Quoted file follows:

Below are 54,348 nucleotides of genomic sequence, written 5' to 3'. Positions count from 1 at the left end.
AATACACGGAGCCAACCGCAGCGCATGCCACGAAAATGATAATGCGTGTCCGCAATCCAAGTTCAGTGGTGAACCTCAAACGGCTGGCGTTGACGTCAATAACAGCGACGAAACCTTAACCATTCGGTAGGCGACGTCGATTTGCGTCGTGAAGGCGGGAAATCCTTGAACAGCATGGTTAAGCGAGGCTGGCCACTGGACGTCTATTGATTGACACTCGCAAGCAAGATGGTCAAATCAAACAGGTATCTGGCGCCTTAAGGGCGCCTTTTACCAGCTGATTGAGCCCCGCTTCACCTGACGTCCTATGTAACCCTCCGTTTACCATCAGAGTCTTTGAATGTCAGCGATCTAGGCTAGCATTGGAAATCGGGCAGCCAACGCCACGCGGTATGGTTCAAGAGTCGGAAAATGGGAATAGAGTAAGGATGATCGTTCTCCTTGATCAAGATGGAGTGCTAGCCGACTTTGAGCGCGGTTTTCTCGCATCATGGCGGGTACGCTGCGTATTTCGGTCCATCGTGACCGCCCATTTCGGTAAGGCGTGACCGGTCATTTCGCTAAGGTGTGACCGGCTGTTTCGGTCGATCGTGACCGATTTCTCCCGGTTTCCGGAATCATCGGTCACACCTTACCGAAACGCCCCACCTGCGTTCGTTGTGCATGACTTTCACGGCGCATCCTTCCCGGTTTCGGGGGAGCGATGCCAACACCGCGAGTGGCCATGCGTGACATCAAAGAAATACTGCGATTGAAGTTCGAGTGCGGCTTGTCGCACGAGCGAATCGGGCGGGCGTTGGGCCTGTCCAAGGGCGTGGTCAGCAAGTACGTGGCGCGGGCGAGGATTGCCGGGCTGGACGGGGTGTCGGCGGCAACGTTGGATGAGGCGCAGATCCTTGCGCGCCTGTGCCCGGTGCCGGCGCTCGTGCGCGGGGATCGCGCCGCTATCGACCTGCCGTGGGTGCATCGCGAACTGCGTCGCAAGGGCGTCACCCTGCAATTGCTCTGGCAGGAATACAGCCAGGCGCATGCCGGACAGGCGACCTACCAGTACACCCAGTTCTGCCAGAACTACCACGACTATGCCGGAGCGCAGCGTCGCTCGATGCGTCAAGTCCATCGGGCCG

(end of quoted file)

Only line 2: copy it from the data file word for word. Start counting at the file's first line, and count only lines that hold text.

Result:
AATACACGGAGCCAACCGCAGCGCATGCCACGAAAATGATAATGCGTGTCCGCAATCCAAGTTCAGTGGTGAACCTCAAACGGCTGGCGTTGACGTCAATAACAGCGACGAAACCTTAACCATTCGGTAGGCGACGTCGATTTGCGTCGTGAAGGCGGGAAATCCTTGAACAGCATGGTTAAGCGAGGCTGGCCACTGGACGTCTATTGATTGACACTCGCAAGCAAGATGGTCAAATCAAACAGGTATCTGGCGCCTTAAGGGCGCCTTTTACCAGCTGATTGAGCCCCGCTTCACCTGACGTCCTATGTAACCCTCCGTTTACCATCAGAGTCTTTGAATGTCAGCGATCTAGGCTAGCATTGGAAATCGGGCAGCCAACGCCACGCGGTATGGTTCAAGAGTCGGAAAATGGGAATAGAGTAAGGATGATCGTTCTCCTTGATCAAGATGGAGTGCTAGCCGACTTTGAGCGCGGTTTTCTCGCATCATGGCGGGTACGCTGCGTATTTCGGTCCATCGTGACCGCCCATTTCGGTAAGGCGTGACCGGTCATTTCGCTAAGGTGTGACCGGCTGTTTCGGTCGATCGTGACCGATTTCTCCCGGTTTCCGGAATCATCGGTCACACCTTACCGAAACGCCCCACCTGCGTTCGTTGTGCATGACTTTCACGGCGCATCCTTCCCGGTTTCGGGGGAGCGATGCCAACACCGCGAGTGGCCATGCGTGACATCAAAGAAATACTGCGATTGAAGTTCGAGTGCGGCTTGTCGCACGAGCGAATCGGGCGGGCGTTGGGCCTGTCCAAGGGCGTGGTCAGCAAGTACGTGGCGCGGGCGAGGATTGCCGGGCTGGACGGGGTGTCGGCGGCAACGTTGGATGAGGCGCAGATCCTTGCGCGCCTGTGCCCGGTGCCGGCGCTCGTGCGCGGGGATCGCGCCGCTATCGACCTGCCGTGGGTGCATCGCGAACTGCGTCGCAAGGGCGTCACCCTGCAATTGCTCTGGCAGGAATACAGCCAGGCGCATGCCGGACAGGCGACCTACCAGTACACCCAGTTCTGCCAGAACTACCACGACTATGCCGGAGCGCAGCGTCGCTCGATGCGTCAAGTCCATCGGGCCG